In place of health department enforcement of on-site wastewater standards, the bill puts the burden on the property owner to sue the engineer or soil scientist if the wastewater system fails. The risk to the property owner is that problems may develop several years after installation, leading to an expensive fight over the cause of the failure — bad engineering; inappropriate siting; improper installation; or lack of maintenance. Treating a failed wastewater system as a problem strictly between the engineer or soil scientist and property owner also overlooks the possible impact on other property owners and the public. A septic system located too close to a water supply well may contaminate the well; a failing wastewater system can contribute pollutants to already stressed streams and lakes. Although the bill requires the engineer to give notice of the proposed construction to the local health department, it isn’t clear that the provision allows the health department to prevent installation of an engineer-approved system however poorly designed or improperly sited.
Sec.4.15 changes state review of applications for innovative or experimental onsite wastewater systems. For the most part, the bill seems to replace state approval of experimental waste treatment systems with reliance on national certification of the technology.
Sec. 4.18 reduces state protection of isolated wetlands by limiting the application of state water quality permitting rules to basin wetlands and bogs — excluding other isolated wetlands from environmental protection. DENR has identified seven other categories of isolated wetlands: Coastal Isolated Wetlands, Seep, Hardwood Flat, Non-Riverine Swamp Forest, Pocosin, Pine Savanna, and Pine Flats. Note: “isolated wetlands” are wetlands that do not have any connection to surface waters that fall under federal Clean Water Act jurisdiction.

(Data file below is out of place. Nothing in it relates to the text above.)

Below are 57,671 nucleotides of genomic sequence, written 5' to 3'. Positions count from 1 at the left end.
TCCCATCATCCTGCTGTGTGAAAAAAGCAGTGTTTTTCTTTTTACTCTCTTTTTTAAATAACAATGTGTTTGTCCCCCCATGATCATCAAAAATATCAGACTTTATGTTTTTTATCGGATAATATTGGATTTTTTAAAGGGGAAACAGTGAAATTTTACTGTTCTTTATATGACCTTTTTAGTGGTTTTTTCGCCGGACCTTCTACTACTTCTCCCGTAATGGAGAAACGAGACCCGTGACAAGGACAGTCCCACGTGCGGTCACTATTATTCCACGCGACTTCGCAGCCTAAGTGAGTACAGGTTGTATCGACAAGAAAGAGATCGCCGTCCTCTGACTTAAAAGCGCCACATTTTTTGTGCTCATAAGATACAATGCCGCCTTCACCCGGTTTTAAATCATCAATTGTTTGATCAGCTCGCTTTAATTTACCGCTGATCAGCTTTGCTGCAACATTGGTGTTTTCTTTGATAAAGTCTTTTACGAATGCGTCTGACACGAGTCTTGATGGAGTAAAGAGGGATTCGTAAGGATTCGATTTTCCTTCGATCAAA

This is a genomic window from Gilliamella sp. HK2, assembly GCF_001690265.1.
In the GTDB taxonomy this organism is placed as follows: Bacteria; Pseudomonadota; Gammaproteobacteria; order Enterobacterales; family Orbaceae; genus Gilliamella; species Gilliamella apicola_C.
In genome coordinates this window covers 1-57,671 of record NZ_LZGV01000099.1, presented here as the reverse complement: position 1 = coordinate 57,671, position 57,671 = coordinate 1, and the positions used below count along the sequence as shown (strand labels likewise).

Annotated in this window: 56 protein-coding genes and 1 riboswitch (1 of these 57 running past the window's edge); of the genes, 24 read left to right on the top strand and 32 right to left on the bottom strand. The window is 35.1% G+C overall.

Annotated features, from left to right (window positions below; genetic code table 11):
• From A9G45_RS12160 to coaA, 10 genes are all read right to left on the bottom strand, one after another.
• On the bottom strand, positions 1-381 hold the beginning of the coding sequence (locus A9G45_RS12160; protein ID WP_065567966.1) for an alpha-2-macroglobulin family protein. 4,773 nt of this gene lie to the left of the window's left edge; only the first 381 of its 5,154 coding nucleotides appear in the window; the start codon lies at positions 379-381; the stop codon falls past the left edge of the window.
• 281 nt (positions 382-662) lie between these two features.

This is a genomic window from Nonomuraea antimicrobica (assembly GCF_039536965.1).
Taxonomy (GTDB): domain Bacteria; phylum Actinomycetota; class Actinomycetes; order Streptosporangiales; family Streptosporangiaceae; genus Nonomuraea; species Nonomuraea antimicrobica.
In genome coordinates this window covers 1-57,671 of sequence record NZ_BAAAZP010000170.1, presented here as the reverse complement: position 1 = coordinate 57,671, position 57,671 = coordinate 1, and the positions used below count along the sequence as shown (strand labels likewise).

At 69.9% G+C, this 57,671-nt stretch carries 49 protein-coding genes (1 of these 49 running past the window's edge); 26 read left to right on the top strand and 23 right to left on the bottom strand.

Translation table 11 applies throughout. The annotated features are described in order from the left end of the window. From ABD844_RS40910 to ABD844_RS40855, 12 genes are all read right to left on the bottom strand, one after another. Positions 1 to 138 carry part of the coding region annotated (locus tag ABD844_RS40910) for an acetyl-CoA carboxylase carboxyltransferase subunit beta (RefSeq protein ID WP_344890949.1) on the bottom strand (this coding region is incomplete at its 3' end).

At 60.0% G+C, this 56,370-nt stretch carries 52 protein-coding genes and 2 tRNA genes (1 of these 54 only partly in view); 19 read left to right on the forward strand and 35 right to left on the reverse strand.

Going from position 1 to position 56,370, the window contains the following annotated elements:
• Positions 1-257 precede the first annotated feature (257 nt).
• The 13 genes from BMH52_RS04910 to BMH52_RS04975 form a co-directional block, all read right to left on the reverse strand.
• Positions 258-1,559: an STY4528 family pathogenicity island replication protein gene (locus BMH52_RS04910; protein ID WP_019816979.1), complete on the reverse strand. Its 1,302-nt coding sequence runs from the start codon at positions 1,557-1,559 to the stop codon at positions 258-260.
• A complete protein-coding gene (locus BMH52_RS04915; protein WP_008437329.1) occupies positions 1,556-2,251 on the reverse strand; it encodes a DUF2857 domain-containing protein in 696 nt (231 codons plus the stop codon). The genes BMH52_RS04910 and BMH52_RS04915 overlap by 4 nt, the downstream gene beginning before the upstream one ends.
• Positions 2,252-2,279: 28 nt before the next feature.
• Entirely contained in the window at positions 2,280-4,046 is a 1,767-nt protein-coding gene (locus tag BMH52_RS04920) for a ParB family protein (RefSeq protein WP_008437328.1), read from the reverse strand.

Sec. 4.19 allows more development to be considered “low density” under coastal stormwater rules, raising the low density limit from 12% built-upon area to 24% built-upon area. The significance of the change is that low density projects do not require engineered stormwater controls. The bill also eliminates one trigger for compliance with coastal stormwater rules — the addition of 10,000 square feet or more of built-upon area as part of a non-residential development. The Senate provision would trigger coastal stormwater standards for both residential and non-residential projects based on the need for a sedimentation plan (required for disturbance of one acre or more) or a Coastal Area Management Act permit. Before adoption, the Senate amended the effective date for Sec. 4.19 in response to DENR concerns about the coastal stormwater changes. The provision would go into effect on July 1 2016 to allow for study in the interim.
Sec. 4.24 requires repeal of the state’s heavy duty vehicle idling rules. The rule, 15A NCAC 2D.1010, limits excessive idling of heavy duty vehicles as another way to reduce the impact of vehicle emissions on air quality.
Sec. 4.25 requires the state Division of Air Quality to remove air quality monitors that are not specifically required by the U.S. Environmental Protection Agency. The provision would significantly reduce the number of air quality monitors used to assess air quality and demonstrate compliance with federal ambient air quality standards.